The myth of the Kerala model
Kerala boasts the highest literacy rates in India, matrilineal family structures, low poverty rates and good education systems. Lately, Kerala has also been lauded for all the good work of the state administration in preventing and combating COVID-19; the ‘Kerala model’ of development has been widely covered by national and international press. But this progressive front belies deep social and cultural prejudice.
To the untrained eye and ear, Kerala is a beautiful paradise with socialist schemes and a commitment to equality and the upliftment of the downtrodden. But sadly, those who are ‘different’ in Kerala stick out like sore thumbs and can be ridiculed or shamed. Those with distinctive self-expression are subjected to stares and comments in public – they are too ‘Western’, too ‘mod’, too ‘forward’ – and often experience violence. As a marunaadan Malayalee (which refers to Malayalees who are not living in Kerala) I have frequently been subject to judgmental stares from men, women and children, silently and sometimes not so silently condemning my accent, hairstyle, nose ring or attire. In court, my lack of dupatta (a stole that covers the breasts) was a subject of much concern for the male office clerk.
The PCAs are supposed to be independent, to enable victims and their families to file complaints of police misconduct and violence, without fear of reprisal or bias. In reality, many of the PCAs include serving police officers and lack a process of appeal.
It is not surprising then to witness many of these underlying social and cultural biases percolating into our justice system. It is frightening to see how the police, flawed beings like any of us, act out their biases, under the guise of law and order maintenance, and the protection of the law. When I speak to the state’s wealthy or upper-caste people about my work, who themselves rarely have negative brushes with the police, they always appear shocked at the frequency of police brutality and its motivations (often the most innocuous of reasons).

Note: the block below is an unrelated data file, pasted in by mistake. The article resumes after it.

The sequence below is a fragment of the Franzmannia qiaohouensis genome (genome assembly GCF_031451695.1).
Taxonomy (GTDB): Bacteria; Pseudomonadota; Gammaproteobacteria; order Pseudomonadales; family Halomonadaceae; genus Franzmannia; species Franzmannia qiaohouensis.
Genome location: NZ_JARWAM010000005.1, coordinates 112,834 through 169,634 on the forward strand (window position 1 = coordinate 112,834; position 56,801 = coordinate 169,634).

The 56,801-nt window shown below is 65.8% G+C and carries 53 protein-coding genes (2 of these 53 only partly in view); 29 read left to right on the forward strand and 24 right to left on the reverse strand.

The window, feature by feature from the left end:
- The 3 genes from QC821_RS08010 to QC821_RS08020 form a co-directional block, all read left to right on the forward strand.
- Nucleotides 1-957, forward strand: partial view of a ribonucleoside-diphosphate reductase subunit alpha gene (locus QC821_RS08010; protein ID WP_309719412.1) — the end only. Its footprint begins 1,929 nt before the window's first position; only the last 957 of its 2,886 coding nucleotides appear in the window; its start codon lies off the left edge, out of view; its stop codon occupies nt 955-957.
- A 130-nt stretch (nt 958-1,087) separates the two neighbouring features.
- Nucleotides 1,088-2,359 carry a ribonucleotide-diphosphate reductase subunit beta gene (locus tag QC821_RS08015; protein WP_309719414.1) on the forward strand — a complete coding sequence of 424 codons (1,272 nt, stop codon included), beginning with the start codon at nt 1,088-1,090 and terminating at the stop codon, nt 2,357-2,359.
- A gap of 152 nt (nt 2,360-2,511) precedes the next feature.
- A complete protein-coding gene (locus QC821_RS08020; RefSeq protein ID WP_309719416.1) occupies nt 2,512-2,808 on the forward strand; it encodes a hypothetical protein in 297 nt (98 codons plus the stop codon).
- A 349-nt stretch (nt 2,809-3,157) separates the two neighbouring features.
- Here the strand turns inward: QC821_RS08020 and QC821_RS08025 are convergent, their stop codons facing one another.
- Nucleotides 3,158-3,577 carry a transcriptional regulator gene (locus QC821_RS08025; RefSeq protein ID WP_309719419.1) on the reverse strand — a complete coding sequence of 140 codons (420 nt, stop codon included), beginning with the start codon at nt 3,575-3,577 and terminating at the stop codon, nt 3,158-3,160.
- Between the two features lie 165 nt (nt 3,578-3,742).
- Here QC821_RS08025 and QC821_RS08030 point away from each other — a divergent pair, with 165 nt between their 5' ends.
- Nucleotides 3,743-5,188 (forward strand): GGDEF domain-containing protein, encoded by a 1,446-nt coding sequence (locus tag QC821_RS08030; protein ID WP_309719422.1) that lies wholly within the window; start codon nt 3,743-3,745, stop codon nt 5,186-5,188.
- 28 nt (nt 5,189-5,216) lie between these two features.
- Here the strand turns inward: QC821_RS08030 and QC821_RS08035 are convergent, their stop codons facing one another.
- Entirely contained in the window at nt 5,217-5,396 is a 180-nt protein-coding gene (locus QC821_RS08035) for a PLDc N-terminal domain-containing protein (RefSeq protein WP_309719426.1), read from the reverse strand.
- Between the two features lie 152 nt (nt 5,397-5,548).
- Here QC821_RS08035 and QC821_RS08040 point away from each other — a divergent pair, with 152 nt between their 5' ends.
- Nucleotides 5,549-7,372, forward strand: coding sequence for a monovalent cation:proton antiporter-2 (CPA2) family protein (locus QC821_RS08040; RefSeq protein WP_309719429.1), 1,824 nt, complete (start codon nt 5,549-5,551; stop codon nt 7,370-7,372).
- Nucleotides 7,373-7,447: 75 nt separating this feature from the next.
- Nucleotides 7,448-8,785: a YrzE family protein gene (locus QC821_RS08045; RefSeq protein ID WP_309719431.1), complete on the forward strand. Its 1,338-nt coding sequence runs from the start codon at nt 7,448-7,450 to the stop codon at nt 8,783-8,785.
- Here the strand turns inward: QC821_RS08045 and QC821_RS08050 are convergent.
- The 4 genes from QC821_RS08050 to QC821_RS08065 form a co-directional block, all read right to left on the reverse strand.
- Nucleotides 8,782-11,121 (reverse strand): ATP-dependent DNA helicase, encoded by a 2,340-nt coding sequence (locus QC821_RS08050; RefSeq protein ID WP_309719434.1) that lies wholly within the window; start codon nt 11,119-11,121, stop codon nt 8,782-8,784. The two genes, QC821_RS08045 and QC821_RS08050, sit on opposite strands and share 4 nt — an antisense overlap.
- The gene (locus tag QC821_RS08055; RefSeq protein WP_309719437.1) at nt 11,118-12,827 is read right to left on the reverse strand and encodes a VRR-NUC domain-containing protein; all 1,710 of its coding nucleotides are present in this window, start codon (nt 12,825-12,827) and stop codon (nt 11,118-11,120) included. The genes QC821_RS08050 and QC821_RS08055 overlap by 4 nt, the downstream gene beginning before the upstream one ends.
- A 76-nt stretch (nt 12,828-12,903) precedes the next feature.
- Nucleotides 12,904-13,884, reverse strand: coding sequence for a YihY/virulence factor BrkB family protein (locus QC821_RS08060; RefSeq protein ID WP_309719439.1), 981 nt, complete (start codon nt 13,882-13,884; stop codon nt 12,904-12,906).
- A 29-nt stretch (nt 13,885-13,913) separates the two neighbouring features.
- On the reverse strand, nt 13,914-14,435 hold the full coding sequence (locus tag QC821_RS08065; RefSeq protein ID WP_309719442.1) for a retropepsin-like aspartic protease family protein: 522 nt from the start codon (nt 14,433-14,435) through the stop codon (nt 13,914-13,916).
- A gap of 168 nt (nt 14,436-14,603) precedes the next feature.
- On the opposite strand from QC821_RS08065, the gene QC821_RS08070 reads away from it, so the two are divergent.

Since India’s COVID-19 lockdown was announced on 24 March 2020, several incidents of police brutality have been reported in response to lockdown ‘violations’. This brutality disproportionately targeted those from vulnerable groups – from vegetable sellers to migrant workers. Prior to the lockdown, people protesting the Citizenship Amendment Act (CAA) were frequently subject to police violence, with young protestors often being vilified as ‘anti-national’ by the pro-CAA camp.
“We walk the same paths you and I, we walk the same Earth,” said Martin Oorali during his protests, referring to the cops. But do we?
India, like many of its Southasian neighbours, has had a clumsy history of police reforms. In 1996, two retired Director Generals of Police (DGP) Prakash Singh and NK Singh filed a Public Interest Litigation (PIL) in the Supreme Court of India asking for directions related to the implementation of police reforms. The PIL relied on recommendations of the National Police Commission set up in the late 1970s to study the issue.
Police torture is usually “a day-to-day occurrence affecting the ‘poorest of the poor’.”
In 2006, the Supreme Court of India finally passed its judgment, considered landmark in many ways. Most significantly, it mandated the setting up of Police Complaints Authorities (PCAs), independent oversight bodies at the state and district levels across the country. However, compliance is poor across states. Kerala is considered to have made the biggest strides in implementing the directive, with the authorities having been set up and being functional at both state and district levels. Many states do not even have a PCA.
The PCAs are supposed to be independent, to enable victims and their families to file complaints of police misconduct and violence, without fear of reprisal or bias. In reality, many of the PCAs include serving police officers and lack a process of appeal. The PCAs are rooted in the legal provisions of State Police Acts, and so the provisions and powers related to them differ widely from state to state. Many states have interpreted the guidelines of the 2006 judgment differently as well, and a lot rests on how or whether torture is defined in the state police acts, as India’s criminal law still does not list torture as a criminal offense.